How does a girl know how to be a girl? One would think that she learns it from her mother. In reality it is the media and advertising of her favorite dolls that shape and form how a little girl walks, talks, and acts as a human being. As a child, my favorite color was pink. I don't believe it to be a coincidence that Barbie and I had this common, as well as many other favorites. The toys that are advertised today, such as the Hannah Montana line of products, play a large role in forming the identity of a young girl.
Hannah Montana, a pop icon that seems to be on every corner, tries to send out a message to all of her fans that she is just a regular girl. The problem is just that. She and her large line of products define just what it means to be a regular girl. The Hannah Montana line includes everything from microphones to t-shirts to wigs and even a makeover set, the last of which I find particularly disturbing. The young females of today do not need to be told that they need a makeover. That is simply implying that they are not good enough just the way they are. Hannah Montana products are targeted to a specific population. This population consists of white middle class girls ranging all ages into their early teens. When Disney, the creator of Hannah Montana, chose Miley Cirus to become this super pop star they knew who their audience would be and they knew exactly who could afford to buy their products. The argument could be made that Disney uses "inferential racism." (91) It is not that they are banning people of color from buying their products, but they are specifically creating a model female character that is white and middle class.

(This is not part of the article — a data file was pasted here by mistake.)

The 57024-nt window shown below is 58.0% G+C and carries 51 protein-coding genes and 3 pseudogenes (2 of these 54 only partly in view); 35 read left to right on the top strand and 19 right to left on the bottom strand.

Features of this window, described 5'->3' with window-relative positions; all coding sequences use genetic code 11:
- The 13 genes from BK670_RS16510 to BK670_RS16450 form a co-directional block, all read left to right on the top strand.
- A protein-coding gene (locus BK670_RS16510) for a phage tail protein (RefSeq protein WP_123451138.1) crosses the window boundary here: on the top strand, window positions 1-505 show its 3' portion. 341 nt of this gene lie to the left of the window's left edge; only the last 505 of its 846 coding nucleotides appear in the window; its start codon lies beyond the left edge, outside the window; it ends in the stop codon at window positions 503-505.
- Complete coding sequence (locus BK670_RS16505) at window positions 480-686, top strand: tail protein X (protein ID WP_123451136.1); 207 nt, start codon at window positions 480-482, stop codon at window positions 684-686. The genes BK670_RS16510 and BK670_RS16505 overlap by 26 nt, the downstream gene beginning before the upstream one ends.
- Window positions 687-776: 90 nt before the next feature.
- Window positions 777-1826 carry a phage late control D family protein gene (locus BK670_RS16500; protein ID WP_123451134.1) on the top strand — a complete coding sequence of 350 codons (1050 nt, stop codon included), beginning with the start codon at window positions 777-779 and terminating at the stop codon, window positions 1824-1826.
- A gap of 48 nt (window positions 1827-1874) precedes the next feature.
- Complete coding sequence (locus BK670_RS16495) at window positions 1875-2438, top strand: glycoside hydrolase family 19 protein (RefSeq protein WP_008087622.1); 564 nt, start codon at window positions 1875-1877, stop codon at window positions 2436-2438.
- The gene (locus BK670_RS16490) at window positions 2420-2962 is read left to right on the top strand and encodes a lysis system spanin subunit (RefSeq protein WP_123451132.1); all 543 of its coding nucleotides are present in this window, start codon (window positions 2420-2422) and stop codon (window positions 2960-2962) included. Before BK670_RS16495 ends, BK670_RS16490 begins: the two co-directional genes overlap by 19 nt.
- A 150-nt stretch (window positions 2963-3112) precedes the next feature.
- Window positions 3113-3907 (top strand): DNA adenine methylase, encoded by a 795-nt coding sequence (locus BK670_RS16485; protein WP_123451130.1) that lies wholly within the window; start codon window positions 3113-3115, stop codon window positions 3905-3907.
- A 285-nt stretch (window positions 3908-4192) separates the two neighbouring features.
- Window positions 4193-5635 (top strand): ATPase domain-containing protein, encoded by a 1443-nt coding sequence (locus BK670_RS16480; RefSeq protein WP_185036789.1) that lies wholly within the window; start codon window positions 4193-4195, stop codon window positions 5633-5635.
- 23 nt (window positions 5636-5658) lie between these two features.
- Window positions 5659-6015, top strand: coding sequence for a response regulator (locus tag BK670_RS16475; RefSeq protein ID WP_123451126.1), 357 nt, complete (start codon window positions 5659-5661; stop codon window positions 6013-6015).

Through their toys, both boys and girls learn what the standard for society is and what is expected of them. Almost all of today’s toys have some type of gender specification, and when a girl wants to play with a boy toy or vice versa, it is frowned upon by friends and even parents. Toys made for young girls teach them, for the most part, to wear feminine clothing, and do their hair and make up for the sole purpose of attracting a boy. A clear example of this would be Mattel’s Barbie and her boyfriend Ken. Mary Rogers discusses the effects of Barbie on young girls, “...they pay increasing attention to the size and shape of their bodies…the style of their hair…and the making up of their faces.” (Rogers 94) On the other hand, toys intended for boys send the message of being tough, in essence to protect the girls. From a very young age, children are trained to fit into society by accepting these standards that their toys and games portray.
Advertisements for children’s products are prevalent everywhere you can imagine. From ingenious catchy television ads to brightly colored posters in the mall, the people who create the marketing and advertising of children’s products know exactly what they are doing. A prime example is a parent and a child walking through your local grocery or chain retail store. The marketing skill of impulsive point of purchase buying is at use when Hannah Montana endorse a brand of gum and those special eye catching packages appear on like at the cash register. Children are being trained every minute of everyday to desire the things they are most familiar with and to eventually become consumers, with their own funds, purchasing those products targeted directly to them.
Hannah Montana products, which range from clothing and accessories to game boards and make up kits, bluntly set the norms for young girls across the nation. Unfortunately, this is not a counry filled with Hannah Montanas leaving the majority of girls across the nation with a feeling of inferiority, always wanting to be what they cannot. Toys today are created with a clear cut gender in mind, so much that it is nearly impossible to find a gender non specific toy, except for maybe a slinky. Along with many other popular lines of children’s products, Hannah Montana plays a large role in forming a little girl’s ideas about the world, how it works, and where they fit into it.
Rogers, Mary F. "Barbie Culture." 1999. Rpt. in Gender, Race, and Class in Media . Ed.
Gail Dines, Jean Humez. London: SAGE Publications, 2003. 94.
Hall, Stuart. "The Whites of their Eyes: Racist Ideologies and the Media." 1981. Rpt. in Gender, Race, and Class in Media . Ed. Gail Dines, Jean Humez. London: SAGE Publications, 2003. 94.